Two days ago, I wrote in this blog about the difference between passing a comprehensive climate change bill and not doing so to focus on the fact that there are “costs” to doing nothing (quite large costs as I described). However, a sharp eyed observer noted that even if the US Congress doesn’t pass a comprehensive greenhouse gas emissions limitation bill, that the EPA itself is poised to step in and regulate greenhouse gases under the Clean Air Act.
This is an excellent point. While it doesn’t take away from the need to focus on the “do nothing” approach, the reader is absolutely right that failure to pass a comprehensive federal bill still leaves us a long way from “doing nothing.” Without any comprehensive bill to preempt them, California will start regulating greenhouse gases economy-wide in 2011, and the Northeast States are already rationing rights for power plants to emit carbon dioxide. Couple that with the state groupings that are going to cap and trade among themselves and over half of the US economy will be in a GHG regulated environment.
But the big kahuna is the EPA. It has already proposed to regulate greenhouse gases from mobile sources under the Clean Air Act pursuant to the court order in Massachusetts v. EPA case, and yesterday, EPA Administrator Lisa Jackson indicated that the finding and requirement for mobile sources will also begin the process of triggering obligations under the Clean Air Act for the Agency to impose permitting and technology requirements on stationary sources of GHG emissions. Under the plain language of the Clean Air Act, such requirements potentially would extend to tens of thousands of relatively small facilities.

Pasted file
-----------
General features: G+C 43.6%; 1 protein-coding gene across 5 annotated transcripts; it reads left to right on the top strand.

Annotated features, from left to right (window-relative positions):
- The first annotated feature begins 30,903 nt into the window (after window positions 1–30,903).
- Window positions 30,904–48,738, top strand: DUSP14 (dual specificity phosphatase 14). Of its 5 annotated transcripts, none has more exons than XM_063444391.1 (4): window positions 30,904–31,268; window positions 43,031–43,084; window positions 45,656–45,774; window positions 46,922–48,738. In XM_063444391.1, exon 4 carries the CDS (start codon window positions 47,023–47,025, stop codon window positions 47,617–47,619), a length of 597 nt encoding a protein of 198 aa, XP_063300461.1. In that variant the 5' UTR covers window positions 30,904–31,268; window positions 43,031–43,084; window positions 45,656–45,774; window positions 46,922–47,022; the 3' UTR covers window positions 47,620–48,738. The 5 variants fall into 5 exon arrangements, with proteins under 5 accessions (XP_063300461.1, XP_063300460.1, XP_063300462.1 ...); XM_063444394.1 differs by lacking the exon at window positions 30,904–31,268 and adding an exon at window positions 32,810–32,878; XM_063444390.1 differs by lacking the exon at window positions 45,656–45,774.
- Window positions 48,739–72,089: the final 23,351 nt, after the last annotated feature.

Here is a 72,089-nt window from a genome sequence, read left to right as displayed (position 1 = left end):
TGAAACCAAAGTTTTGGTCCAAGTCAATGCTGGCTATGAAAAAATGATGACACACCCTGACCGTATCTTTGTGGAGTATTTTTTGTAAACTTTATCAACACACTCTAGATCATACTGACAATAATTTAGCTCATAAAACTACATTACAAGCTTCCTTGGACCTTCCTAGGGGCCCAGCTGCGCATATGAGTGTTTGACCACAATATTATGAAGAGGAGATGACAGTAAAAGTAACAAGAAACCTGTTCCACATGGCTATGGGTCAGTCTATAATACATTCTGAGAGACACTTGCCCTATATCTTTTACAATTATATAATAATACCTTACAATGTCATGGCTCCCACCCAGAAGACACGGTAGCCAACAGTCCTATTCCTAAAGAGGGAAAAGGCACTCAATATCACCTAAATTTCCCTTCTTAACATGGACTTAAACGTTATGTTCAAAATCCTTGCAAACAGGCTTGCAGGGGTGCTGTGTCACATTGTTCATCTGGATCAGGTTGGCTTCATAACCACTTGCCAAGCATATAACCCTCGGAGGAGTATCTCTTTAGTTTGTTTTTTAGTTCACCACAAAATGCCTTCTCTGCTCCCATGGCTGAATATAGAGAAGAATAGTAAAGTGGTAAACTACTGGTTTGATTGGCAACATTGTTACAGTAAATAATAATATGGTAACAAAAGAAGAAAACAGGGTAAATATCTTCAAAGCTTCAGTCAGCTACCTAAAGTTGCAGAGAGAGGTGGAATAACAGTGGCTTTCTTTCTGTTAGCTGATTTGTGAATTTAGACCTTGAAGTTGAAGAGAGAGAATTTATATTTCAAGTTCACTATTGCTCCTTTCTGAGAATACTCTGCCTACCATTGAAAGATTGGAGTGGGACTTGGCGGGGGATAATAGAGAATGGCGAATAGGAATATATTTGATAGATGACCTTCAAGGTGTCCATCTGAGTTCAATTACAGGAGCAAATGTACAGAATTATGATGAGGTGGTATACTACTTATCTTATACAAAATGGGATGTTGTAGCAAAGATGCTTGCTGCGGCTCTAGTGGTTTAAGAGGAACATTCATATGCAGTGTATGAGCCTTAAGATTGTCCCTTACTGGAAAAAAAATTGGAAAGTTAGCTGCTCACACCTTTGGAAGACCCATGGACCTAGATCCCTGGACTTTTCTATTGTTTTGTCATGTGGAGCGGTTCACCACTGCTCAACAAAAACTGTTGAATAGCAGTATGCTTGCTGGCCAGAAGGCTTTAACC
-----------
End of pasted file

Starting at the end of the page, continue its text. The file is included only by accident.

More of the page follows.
While the American Chamber of Commerce organization has instituted a law suit requiring that the EPA hold an “on the record” hearing to prove the scientific basis of its finding that GHGs endanger human health (the endangerment finding), this suit will not get very far. The procedure followed by the agency is legally sufficient under the Administrative Procedures Act, and the scientific evidence that greenhouse gases contribute to climate change and thus human harm are overwhelming. The Supreme Court itself seemed to reject any possibility that the EPA could fail to find that greenhouse gases endangered human health when it declared that EPA could NOT conclude that greenhouse gases were not air pollutants: The Clean Air Act’s sweeping definition of “air pollutant” includes “ any air pollution agent or combination of such agents, including any physical, chemical … substance or matter which is emitted*529 into or otherwise enters the ambient air … .” § 7602(g) (emphasis added).
On its face, the definition embraces all airborne compounds of whatever stripe, and underscores that intent through the repeated use of the word “any.” FN25 Carbon dioxide, methane, nitrous oxide, and hydrofluorocarbons are without a doubt “physical [and] chemical … substance [s] which [are] emitted into … the ambient air.”
The statute is unambiguous.